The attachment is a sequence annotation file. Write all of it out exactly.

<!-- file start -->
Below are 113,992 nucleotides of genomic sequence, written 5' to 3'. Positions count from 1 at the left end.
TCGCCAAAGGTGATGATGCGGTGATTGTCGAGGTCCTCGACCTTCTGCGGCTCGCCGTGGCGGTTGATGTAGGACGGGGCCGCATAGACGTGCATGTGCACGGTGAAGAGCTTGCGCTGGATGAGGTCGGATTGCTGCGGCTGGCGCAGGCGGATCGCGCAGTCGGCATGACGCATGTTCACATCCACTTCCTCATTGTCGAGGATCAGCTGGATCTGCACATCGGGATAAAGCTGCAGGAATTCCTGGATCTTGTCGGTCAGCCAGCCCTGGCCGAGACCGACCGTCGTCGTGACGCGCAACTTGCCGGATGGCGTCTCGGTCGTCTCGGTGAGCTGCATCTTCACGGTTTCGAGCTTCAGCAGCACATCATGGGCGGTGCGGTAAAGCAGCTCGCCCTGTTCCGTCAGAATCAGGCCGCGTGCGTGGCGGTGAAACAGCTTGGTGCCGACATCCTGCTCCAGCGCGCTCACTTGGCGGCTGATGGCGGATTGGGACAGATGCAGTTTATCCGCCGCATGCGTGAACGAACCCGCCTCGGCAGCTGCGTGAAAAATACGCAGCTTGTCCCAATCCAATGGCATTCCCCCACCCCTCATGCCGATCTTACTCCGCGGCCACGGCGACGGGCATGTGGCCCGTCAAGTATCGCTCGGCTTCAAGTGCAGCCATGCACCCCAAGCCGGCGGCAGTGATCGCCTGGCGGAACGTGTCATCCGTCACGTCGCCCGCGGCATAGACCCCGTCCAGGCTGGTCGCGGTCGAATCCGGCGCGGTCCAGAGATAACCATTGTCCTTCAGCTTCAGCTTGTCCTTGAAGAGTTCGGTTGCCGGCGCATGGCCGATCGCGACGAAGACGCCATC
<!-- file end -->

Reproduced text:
Below are 113,992 nucleotides of genomic sequence, written 5' to 3'. Positions count from 1 at the left end.
TCGCCAAAGGTGATGATGCGGTGATTGTCGAGGTCCTCGACCTTCTGCGGCTCGCCGTGGCGGTTGATGTAGGACGGGGCCGCATAGACGTGCATGTGCACGGTGAAGAGCTTGCGCTGGATGAGGTCGGATTGCTGCGGCTGGCGCAGGCGGATCGCGCAGTCGGCATGACGCATGTTCACATCCACTTCCTCATTGTCGAGGATCAGCTGGATCTGCACATCGGGATAAAGCTGCAGGAATTCCTGGATCTTGTCGGTCAGCCAGCCCTGGCCGAGACCGACCGTCGTCGTGACGCGCAACTTGCCGGATGGCGTCTCGGTCGTCTCGGTGAGCTGCATCTTCACGGTTTCGAGCTTCAGCAGCACATCATGGGCGGTGCGGTAAAGCAGCTCGCCCTGTTCCGTCAGAATCAGGCCGCGTGCGTGGCGGTGAAACAGCTTGGTGCCGACATCCTGCTCCAGCGCGCTCACTTGGCGGCTGATGGCGGATTGGGACAGATGCAGTTTATCCGCCGCATGCGTGAACGAACCCGCCTCGGCAGCTGCGTGAAAAATACGCAGCTTGTCCCAATCCAATGGCATTCCCCCACCCCTCATGCCGATCTTACTCCGCGGCCACGGCGACGGGCATGTGGCCCGTCAAGTATCGCTCGGCTTCAAGTGCAGCCATGCACCCCAAGCCGGCGGCAGTGATCGCCTGGCGGAACGTGTCATCCGTCACGTCGCCCGCGGCATAGACCCCGTCCAGGCTGGTCGCGGTCGAATCCGGCGCGGTCCAGAGATAACCATTGTCCTTCAGCTTCAGCTTGTCCTTGAAGAGTTCGGTTGCCGGCGCATGGCCGATCGCGACGAAGACGCCATC